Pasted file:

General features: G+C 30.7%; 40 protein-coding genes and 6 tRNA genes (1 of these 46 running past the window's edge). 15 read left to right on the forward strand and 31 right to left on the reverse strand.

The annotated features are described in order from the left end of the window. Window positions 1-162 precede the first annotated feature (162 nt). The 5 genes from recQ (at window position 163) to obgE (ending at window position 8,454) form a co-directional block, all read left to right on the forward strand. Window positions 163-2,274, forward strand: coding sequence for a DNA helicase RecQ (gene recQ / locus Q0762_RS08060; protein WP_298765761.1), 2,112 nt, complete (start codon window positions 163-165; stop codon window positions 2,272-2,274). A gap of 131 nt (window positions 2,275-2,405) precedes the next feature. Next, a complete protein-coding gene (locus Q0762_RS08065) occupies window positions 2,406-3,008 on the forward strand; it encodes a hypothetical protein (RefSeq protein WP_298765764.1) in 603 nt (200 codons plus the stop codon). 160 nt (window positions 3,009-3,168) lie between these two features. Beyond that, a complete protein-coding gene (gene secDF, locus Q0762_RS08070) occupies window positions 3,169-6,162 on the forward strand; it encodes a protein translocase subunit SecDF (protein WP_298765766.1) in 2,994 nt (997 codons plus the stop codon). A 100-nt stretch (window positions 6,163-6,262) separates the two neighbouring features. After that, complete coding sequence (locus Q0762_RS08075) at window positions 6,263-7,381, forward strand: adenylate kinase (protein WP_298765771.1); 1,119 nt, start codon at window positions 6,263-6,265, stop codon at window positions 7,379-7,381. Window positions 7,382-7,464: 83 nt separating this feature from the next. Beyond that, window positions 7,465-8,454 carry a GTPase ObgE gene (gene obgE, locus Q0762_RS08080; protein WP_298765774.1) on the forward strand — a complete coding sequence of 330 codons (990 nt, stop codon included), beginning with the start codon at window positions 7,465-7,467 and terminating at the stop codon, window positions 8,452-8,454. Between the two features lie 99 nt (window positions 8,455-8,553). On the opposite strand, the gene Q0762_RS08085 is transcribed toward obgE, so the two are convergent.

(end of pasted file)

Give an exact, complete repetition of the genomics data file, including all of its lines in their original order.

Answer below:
General features: G+C 30.7%; 40 protein-coding genes and 6 tRNA genes (1 of these 46 running past the window's edge). 15 read left to right on the forward strand and 31 right to left on the reverse strand.

The annotated features are described in order from the left end of the window. Window positions 1-162 precede the first annotated feature (162 nt). The 5 genes from recQ (at window position 163) to obgE (ending at window position 8,454) form a co-directional block, all read left to right on the forward strand. Window positions 163-2,274, forward strand: coding sequence for a DNA helicase RecQ (gene recQ / locus Q0762_RS08060; protein WP_298765761.1), 2,112 nt, complete (start codon window positions 163-165; stop codon window positions 2,272-2,274). A gap of 131 nt (window positions 2,275-2,405) precedes the next feature. Next, a complete protein-coding gene (locus Q0762_RS08065) occupies window positions 2,406-3,008 on the forward strand; it encodes a hypothetical protein (RefSeq protein WP_298765764.1) in 603 nt (200 codons plus the stop codon). 160 nt (window positions 3,009-3,168) lie between these two features. Beyond that, a complete protein-coding gene (gene secDF, locus Q0762_RS08070) occupies window positions 3,169-6,162 on the forward strand; it encodes a protein translocase subunit SecDF (protein WP_298765766.1) in 2,994 nt (997 codons plus the stop codon). A 100-nt stretch (window positions 6,163-6,262) separates the two neighbouring features. After that, complete coding sequence (locus Q0762_RS08075) at window positions 6,263-7,381, forward strand: adenylate kinase (protein WP_298765771.1); 1,119 nt, start codon at window positions 6,263-6,265, stop codon at window positions 7,379-7,381. Window positions 7,382-7,464: 83 nt separating this feature from the next. Beyond that, window positions 7,465-8,454 carry a GTPase ObgE gene (gene obgE, locus Q0762_RS08080; protein WP_298765774.1) on the forward strand — a complete coding sequence of 330 codons (990 nt, stop codon included), beginning with the start codon at window positions 7,465-7,467 and terminating at the stop codon, window positions 8,452-8,454. Between the two features lie 99 nt (window positions 8,455-8,553). On the opposite strand, the gene Q0762_RS08085 is transcribed toward obgE, so the two are convergent.